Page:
Gillin grew up with a father who ran a mini golf course, and he and several of his eight siblings worked there as teenagers. They saw firsthand what it took to run a company, and to this day, Gillin said, most members of the family own their own businesses in different industries.
At first, Gillin struck out in real estate. He spent three years in his very early career on the job, even though it wasn’t the right fit — “on the first day I knew it wasn’t for me,” he told Technical.ly. But it was at that job where he got his first idea for a venture: Gillin remembers watching a lot of coverage of the 1992 presidential election during that time, and a key issue of the race was education.
“I started to think about an idea where you could get money back for your kids education on every purchase you made,” Gillin said. He researched it, and talked to people who were excited about the idea. “That’s what really got me going” on entrepreneurship, he said.
The birth of Relay
That idea didn’t make it to an actual business, but it set Gillin up for future ideas in the payment space. He launched his first company, Ecount, in the late 1990s, with Paul Raden. The pair are known for selling the Conshohocken electronic payment firm to Citigroup in 2007.
It was in the wake of selling Ecount that Gillin recalls getting the idea for Relay.
“I was sitting in my car, and I didn’t know what we were doing next,” Gillin said. “But I got a text from AT&T saying that they were going to turn my phone off. Of course they were — the company had paid for it all this time.”
The text contained a link to AT&T’s customer service, and within minutes he had solved the problem. With that simple text and a smart link, Gillin thought, so many businesses would have the ability to deliver incredible customer service.
In the decade and a half since, Gillin’s launched Relay, which created a software to help businesses get through to customers outside of traditional email marketing. The mobile engagement program essentially enables businesses to deliver communications through individual feeds that guide customers to take specific actions, like scheduling a service.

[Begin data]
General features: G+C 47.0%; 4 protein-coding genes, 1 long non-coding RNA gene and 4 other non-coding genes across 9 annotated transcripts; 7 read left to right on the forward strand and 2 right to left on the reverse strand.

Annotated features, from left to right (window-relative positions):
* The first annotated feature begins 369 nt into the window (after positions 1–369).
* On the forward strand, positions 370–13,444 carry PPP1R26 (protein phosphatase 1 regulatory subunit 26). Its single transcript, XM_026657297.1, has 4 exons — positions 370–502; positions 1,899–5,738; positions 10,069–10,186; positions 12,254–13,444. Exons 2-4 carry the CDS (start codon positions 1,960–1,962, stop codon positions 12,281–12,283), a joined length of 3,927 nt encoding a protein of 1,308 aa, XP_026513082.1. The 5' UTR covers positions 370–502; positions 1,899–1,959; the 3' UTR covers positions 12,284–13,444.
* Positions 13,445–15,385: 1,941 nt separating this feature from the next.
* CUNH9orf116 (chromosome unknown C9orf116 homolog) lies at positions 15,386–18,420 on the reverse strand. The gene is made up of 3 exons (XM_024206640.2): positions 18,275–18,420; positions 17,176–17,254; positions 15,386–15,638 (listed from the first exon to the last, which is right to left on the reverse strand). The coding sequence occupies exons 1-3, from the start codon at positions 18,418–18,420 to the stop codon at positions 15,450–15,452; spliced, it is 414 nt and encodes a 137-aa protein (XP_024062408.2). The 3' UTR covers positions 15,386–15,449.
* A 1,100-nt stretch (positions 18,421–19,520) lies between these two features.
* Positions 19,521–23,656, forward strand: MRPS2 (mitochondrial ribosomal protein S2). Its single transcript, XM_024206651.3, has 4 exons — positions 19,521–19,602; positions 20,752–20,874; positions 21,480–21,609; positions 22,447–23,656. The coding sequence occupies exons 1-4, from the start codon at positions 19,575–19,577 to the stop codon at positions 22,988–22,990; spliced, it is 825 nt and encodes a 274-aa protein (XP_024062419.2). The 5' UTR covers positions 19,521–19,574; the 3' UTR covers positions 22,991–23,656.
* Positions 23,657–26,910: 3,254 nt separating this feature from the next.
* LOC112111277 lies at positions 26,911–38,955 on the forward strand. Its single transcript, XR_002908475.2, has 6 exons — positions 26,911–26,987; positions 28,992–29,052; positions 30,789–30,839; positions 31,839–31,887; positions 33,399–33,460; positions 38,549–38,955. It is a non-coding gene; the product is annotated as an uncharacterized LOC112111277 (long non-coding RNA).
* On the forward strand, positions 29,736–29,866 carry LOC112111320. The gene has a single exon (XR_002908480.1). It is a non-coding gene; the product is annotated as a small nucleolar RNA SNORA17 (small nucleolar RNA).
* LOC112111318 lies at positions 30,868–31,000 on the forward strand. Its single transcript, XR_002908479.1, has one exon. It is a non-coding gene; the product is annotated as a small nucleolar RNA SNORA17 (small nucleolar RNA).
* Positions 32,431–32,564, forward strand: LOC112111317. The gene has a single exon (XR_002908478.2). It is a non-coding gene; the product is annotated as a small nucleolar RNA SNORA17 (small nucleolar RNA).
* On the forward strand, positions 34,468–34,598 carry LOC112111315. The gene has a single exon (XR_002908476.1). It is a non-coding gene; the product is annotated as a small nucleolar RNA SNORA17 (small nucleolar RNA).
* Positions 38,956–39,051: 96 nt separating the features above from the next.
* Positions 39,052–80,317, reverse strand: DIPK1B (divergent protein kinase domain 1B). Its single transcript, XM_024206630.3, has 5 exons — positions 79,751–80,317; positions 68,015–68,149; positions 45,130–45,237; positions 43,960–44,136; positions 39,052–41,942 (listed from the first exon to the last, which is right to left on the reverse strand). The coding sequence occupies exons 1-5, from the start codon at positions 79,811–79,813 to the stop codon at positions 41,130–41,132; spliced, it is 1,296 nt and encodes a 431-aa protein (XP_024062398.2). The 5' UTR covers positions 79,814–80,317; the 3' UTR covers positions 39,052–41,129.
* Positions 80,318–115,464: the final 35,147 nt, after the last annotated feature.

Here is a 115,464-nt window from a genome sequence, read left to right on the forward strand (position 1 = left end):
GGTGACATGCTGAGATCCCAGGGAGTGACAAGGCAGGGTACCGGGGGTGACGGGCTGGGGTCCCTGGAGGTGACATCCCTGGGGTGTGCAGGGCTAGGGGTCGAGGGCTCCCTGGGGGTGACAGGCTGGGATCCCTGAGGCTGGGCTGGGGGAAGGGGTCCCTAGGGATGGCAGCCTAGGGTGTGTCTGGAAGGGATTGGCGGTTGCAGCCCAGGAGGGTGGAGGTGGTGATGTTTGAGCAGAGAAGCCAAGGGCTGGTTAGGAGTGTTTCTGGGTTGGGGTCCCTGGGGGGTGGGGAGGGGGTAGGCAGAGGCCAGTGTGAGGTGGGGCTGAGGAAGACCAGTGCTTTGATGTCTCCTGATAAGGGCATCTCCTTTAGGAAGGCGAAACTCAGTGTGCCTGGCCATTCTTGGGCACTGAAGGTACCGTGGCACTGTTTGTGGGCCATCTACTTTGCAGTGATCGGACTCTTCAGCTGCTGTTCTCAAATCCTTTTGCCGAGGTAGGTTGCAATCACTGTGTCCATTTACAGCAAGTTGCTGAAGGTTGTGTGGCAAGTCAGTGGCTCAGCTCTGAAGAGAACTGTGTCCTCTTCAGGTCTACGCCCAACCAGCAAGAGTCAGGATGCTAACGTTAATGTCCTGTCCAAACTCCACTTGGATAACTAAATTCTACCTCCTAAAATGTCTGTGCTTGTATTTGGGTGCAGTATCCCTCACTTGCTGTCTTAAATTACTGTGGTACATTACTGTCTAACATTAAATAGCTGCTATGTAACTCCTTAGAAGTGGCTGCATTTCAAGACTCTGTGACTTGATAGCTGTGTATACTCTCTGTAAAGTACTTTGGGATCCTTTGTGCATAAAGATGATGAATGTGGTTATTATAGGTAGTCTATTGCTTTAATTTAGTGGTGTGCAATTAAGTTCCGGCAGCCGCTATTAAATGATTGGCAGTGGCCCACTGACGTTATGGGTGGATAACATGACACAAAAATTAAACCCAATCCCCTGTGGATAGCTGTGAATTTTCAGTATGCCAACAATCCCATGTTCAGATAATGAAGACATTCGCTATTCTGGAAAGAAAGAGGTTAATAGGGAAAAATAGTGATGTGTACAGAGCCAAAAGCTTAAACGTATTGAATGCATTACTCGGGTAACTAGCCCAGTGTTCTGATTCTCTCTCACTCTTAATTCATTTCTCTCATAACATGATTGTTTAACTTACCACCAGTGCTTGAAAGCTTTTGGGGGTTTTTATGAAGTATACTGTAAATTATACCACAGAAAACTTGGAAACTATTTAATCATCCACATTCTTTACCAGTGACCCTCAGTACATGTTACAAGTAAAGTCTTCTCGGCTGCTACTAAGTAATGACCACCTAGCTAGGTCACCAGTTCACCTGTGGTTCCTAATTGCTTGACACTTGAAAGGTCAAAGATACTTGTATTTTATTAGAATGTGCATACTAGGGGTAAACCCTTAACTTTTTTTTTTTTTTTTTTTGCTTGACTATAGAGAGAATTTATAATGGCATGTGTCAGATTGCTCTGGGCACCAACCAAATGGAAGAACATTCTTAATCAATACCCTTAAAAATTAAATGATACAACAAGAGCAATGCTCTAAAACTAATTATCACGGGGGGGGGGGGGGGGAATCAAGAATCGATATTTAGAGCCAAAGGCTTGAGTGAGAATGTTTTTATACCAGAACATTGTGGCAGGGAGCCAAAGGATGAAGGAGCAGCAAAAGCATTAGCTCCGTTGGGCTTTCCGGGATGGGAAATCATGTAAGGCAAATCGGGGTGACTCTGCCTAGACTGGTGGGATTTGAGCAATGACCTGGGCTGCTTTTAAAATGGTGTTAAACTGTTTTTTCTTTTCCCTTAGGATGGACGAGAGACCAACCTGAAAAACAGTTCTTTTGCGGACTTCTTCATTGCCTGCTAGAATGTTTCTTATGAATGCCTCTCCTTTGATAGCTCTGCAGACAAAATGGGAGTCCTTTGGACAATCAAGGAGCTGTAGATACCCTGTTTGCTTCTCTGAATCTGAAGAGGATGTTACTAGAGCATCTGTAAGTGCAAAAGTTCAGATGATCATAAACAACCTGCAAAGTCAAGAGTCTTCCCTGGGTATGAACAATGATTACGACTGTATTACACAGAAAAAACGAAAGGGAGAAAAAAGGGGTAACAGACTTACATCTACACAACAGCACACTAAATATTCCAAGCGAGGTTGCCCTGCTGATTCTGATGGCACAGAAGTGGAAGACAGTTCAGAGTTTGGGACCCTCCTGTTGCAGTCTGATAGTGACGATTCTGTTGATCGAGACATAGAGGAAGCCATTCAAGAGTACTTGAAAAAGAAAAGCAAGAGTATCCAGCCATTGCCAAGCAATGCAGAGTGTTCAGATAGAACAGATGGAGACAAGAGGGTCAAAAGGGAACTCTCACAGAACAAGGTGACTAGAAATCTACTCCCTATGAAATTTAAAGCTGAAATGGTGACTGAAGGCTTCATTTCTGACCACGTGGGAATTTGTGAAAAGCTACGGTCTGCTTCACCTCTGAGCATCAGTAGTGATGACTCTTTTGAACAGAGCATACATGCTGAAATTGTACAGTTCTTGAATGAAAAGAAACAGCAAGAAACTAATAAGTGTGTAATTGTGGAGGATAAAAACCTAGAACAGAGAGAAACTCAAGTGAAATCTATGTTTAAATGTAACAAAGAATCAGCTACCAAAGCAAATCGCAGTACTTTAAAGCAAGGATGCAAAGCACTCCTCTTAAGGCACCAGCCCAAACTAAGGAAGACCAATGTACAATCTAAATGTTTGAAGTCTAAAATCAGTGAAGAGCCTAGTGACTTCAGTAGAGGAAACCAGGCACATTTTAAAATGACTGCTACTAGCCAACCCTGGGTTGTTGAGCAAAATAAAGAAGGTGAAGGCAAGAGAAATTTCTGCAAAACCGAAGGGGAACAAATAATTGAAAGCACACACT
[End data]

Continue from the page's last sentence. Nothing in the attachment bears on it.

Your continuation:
Lessons for round two
Gillin’s taken a few lessons from being a second-time founder. He said his goal as CEO of Relay is to build a company that’s “the best place you’ve ever worked.” The company recently doubled from its early 2020 numbers of about 50 staffers to 110, and is up from 30 million daily users to about 80 million. His tech team makes up about 60% of the workforce, and while some employees are fully remote, many are in the Philly area and occasionally report to the company’s Radnor office.
Another learning curve came with age. This time around, Gillin said he’s older than many of his colleagues, whereas at Ecount, he was peers with most of the employees. It’s taught him to motivate a different generation of workers, he said, and to create workplace culture intentionally.
He’s learned, too, about venture capital and timing. The company’s last major raise was a $30 million round in late 2019 — yes, just before the pandemic — with nearly $60 million in total pumped into the tenure.
“For startups, you can never run out of bullets,” Gillin said. “Be well funded, raise when you don’t need it. Raise from a position of power. It’s the biggest mistake people make, they get out in front of themselves and run out of cash.”
He also cautions against waiting too long to put a product on the market. Send it out there and see what sells, the founder said, before you’re too invested in what you built. And on the technology side, build your platform with as much optionality and flexibility as you can from the start. You never know where the product might take you, but you’ll be happy when it’s easier to take it in a new direction.
And with two-and-a-half decades and many opportunities to fail under his belt, Gillin’s biggest startup advice is to avoid quitting at all costs.
“It sounds ridiculous, but don’t quit. There’s always a solution, even if it’s your third, fourth, fifth try,” Gillin said. “Ecount had a successful exit, but that business was dead on arrival a few times, and we always found a way.”
You could say it’s a lesson he’s been honing his whole life.
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